Truncus arteriosus is a rarest heart defect that's present at birth. Normally there are two main blood vessels the aorta & the pulmonary artery leaving the heart: the aorta, carrying blood to the body, and the pulmonary artery that branches immediately to carry blood to each lung.
If you or your baby has truncus arteriosus, it means instead of having a separate pulmonary artery and aorta, each with its own three-leafed valves, there is only one large blood vessel leaving the heart, which then branches into blood vessels or trunks that go to the lungs and the body.
In addition, the upper portion of the wall between the two lower chambers of the heart is missing resulting in what is known as ventricular septal defect and it is absent in rare of the cases.
The most common symptoms of truncus arteriosus are as follows. However, the symptoms differ in each child:
It is advisable to always consult pediatric cardiologist for proper diagnosis because the common symptoms of truncus arteriosus may look like other medical conditions or heart problems.
Treatment for truncus arteriosus will be determined by the doctor based on:
The treatment of Truncus arteriosus must be treated by surgical repair. Until the best time for the operation to take place, medical support must be necessary. Treatment may include:
1. Medical management : To help the heart and lungs work better many children will eventually need to take medications. Prescribed medication that may includes the following:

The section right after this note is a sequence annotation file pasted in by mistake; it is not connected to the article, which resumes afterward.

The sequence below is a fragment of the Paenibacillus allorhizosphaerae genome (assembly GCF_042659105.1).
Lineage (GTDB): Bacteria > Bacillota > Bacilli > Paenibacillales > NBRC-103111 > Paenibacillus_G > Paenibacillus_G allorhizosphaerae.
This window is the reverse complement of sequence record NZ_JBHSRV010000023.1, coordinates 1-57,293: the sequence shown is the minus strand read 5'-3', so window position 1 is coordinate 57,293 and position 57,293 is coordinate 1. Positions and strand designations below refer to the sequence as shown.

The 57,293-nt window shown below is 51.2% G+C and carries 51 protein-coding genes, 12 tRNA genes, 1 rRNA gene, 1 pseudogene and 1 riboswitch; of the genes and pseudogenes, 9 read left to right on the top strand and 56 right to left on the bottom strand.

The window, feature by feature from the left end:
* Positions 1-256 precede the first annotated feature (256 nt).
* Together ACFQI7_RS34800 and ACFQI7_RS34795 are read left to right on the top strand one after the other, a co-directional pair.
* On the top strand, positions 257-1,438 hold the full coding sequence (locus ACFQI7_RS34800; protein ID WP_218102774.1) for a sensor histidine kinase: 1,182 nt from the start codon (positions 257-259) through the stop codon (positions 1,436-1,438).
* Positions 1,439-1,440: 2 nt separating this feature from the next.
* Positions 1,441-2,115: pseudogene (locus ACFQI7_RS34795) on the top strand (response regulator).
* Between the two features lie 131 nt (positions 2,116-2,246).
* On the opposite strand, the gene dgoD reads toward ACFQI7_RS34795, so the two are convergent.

2. Adequate nutrition : When feeding, some infants may become tired and may not be able to take in adequate calories to gain weight. Options that can be used to ensure your baby will have adequate amount of nutrition include High-calorie formula or breast milk or Supplemental tube feedings.
3. Surgical repair : Surgery can be done within the first few weeks after birth, before the blood vessels are overwhelmed by extra blood flow in the lungs and become damaged.
The surgical procedure is done under general anesthesia, and involves the following.
The pulmonary arteries are separated from the common artery and connected to the right ventricle using a homograft (a tissue graft from a donor of the same species as the recipient). Occasionally, instead of a homograft, a conduit (a small tube containing a valve) is used. The ventricular septal defect is clogged with a patch.
Most of the congenital heart defect cases, such as truncus arteriosus, can't be prevented. In case if you have family history of heart diseases, or having a child with congenital heart defect, before you make a decision about becoming pregnant, you may consider talking with a cardiologist experienced in congenital heart defects and a genetic counselor.
Following are the several steps if you’re thinking about becoming pregnant; you can take to help ensure a healthy baby, including :
If the child’s diagnostic reports indicates the signs of truncus arteriosus or if the child has been suffering from the above mentioned symptoms of truncus arteriosus, then it is recommended to get in touch with the expert pediatric cardiac surgeon and consider suitable treatment option at the earliest possible.